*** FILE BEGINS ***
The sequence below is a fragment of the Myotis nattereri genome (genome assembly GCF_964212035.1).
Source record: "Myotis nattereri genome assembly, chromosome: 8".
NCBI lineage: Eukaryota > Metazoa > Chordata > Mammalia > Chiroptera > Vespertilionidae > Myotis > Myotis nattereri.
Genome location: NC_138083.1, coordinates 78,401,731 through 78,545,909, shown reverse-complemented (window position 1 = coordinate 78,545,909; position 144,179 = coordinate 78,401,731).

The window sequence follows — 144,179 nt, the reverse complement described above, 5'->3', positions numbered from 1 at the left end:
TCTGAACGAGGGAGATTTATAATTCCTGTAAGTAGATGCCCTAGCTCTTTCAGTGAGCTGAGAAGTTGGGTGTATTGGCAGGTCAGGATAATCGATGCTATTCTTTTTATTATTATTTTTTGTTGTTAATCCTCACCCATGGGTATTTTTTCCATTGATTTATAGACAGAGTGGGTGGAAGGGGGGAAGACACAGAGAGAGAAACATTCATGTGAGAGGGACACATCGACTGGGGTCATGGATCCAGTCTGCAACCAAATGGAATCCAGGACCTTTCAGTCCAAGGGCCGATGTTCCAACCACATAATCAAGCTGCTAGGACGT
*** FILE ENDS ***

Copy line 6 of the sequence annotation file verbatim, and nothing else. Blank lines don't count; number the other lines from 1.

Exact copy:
TCTGAACGAGGGAGATTTATAATTCCTGTAAGTAGATGCCCTAGCTCTTTCAGTGAGCTGAGAAGTTGGGTGTATTGGCAGGTCAGGATAATCGATGCTATTCTTTTTATTATTATTTTTTGTTGTTAATCCTCACCCATGGGTATTTTTTCCATTGATTTATAGACAGAGTGGGTGGAAGGGGGGAAGACACAGAGAGAGAAACATTCATGTGAGAGGGACACATCGACTGGGGTCATGGATCCAGTCTGCAACCAAATGGAATCCAGGACCTTTCAGTCCAAGGGCCGATGTTCCAACCACATAATCAAGCTGCTAGGACGT